Wednesday, January 14, 2015

Domestic Lessons from Vintage Fiction: A Repost

Vintage fiction has been my treasure trove for figuring out how to put together a homemaking life. Old housekeeping manuals will give you out-dated specifics about how to iron or polish the silver the way it was done in the thirties or forties, but it's the mentioned-in-passing daily routine that fascinates me so deeply. 

Here's what I have learned about a domestic life, courtesy of Grace Livingston Hill, L.M. Montgomery, and their ilk:

Homemakers have work to do.
 They get up early and make breakfast, since someone in the family needs sustenance before catching the trolley for a long day at the office. Homemakers have a plan for each day's special tasks. There's really no time to sit around; running a home is a demanding undertaking.

Homemakers dress the part.
 Need to make beds and clean? Try slipping a little cotton gown right over your nice morning dress to keep it clean. Going out to shop? A smart knitted dress is just right. Staying in for a family dinner? A crimson housegown is just the thing.

Homemakers make things beautiful. 
A room isn't finished until it reflects the homemaker's love of beauty. A pot of primroses on the dinner table, an embroidered bureau cover on the bedroom chest of drawers, a clean dresser scarf on the buffet in the dining room--creating a home takes attention to detail.

Homemakers think hard about meals.
 The planning and cooking of meals is an endeavor worthy of time and energy. Meals should be prepared with each day's needs in mind. Are the boys working hard on building a porch? Chocolate cornstarch pudding for dessert, as it can be eaten quickly, and people can get back to their project. No matter what else is going on, careful and appropriate attention must be paid to feeding the family.

Homemakers find out what they need to know.
 New to the neighborhood and don't know where to shop? Just follow the neighbor lady carrying the basket over her arm. Raised in splendor but married now to a working man? Take a cooking course. One of the privileged elite but ready to do your part for the war? Take that night course in practical nursing.

Homemakers can weather hard times.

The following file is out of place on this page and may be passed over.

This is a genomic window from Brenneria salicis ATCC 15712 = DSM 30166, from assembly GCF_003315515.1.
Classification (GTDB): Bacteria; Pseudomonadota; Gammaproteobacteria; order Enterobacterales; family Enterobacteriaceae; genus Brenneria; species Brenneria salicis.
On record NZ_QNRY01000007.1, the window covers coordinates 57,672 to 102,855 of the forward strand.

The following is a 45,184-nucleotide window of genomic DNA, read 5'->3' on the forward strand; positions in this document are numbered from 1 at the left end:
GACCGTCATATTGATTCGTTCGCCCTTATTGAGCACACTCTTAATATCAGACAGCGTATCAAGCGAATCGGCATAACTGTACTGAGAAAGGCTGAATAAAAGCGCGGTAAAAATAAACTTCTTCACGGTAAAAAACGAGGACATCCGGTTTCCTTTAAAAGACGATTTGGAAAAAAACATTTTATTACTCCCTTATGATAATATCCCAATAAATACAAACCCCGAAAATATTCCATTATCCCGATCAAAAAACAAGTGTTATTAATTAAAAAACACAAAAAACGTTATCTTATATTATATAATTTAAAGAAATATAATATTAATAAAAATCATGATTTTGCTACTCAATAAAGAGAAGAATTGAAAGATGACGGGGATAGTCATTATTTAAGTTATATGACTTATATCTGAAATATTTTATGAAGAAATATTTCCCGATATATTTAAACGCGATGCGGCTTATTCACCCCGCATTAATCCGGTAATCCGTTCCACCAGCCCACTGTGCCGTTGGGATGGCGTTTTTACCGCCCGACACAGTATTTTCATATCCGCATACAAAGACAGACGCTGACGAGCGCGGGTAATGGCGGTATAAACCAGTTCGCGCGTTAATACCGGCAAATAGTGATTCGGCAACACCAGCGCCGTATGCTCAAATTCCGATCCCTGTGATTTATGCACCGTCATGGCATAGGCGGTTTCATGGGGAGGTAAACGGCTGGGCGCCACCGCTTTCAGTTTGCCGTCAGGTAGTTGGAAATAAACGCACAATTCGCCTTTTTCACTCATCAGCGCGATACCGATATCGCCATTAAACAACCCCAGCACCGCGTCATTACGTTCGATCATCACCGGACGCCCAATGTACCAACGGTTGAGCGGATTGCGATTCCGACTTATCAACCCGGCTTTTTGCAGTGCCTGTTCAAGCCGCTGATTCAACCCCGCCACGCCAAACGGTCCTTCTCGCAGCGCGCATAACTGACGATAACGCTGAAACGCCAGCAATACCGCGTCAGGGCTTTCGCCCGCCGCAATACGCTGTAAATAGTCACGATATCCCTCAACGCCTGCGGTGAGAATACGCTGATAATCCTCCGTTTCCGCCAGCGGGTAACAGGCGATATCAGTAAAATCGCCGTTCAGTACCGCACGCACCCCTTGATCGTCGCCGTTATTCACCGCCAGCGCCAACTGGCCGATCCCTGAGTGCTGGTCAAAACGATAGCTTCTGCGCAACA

When money gets tight, they suck it up and move to the unelectrified shack in that rundown part of town and set out daffodils. When the bank fails they get the kerosene lamps and the oil stove out of the attic, and start cooking plain but delicious food. When the apartment's going to be demolished, they cheerfully move into a spacious stone barn for the summer.

Homemakers are indispensable. 
If mother can't do it, someone else must be found. There's no such thing as a family that runs itself, with every member gone to work or school every day. Without a guiding presence in the house, things go down deep and fast.


Cat said...

True, I have seen this before, but I enjoyed it again!

Kara said...

One of my favorites. Thank you so much for all you share of yourself.


Unknown said...

All the same reasons I love vintage fiction. Running a home is hard work, but lovely work, too.

The Snyders said...

So sweet. Thanks for sharing


krankemommy said...

Thank you for a very appropriately timed post, I needed it! I also wanted to thank you for repeatedly showing the beauty in the mundane and the joys of being at home; it makes your blog my favorite blog of all time because it's such a peaceful place to be.

Sarah said...

I love this post! Grace Livingston Hill is one of my favorite authors. She has often inspired me in my homemaking. In fact just the other evening my dinner was inspired by the simple meal described in "The Christmas Bride". : ) She has a way of making the most simple aspects of life sound appealing!

Anonymous said...

I remember you sharing, a little sewing, a little reading, a little walking, a little baking...well, as you can see I do not remember how or exactly what you shared about a daily routine, could you please share again? it would be most helpful...
Thank you :-)

Margo said...

thank you for this post! A real boost to the homemaker, who is sadly misunderstood these days (and sometimes even she misunderstands her role).

Unknown said...

I love this... I wish people today would take as much care in homemaking as they did when this was written. Thank you for sharing it!

Laura said...

Like you, I'm kind of obsessed with how women of the past did things... I find lots of bits and pieces about vintage housekeeping, but I'm always left wondering how mothering fits in (specifically, mothering of little ones). Have you come across any clues?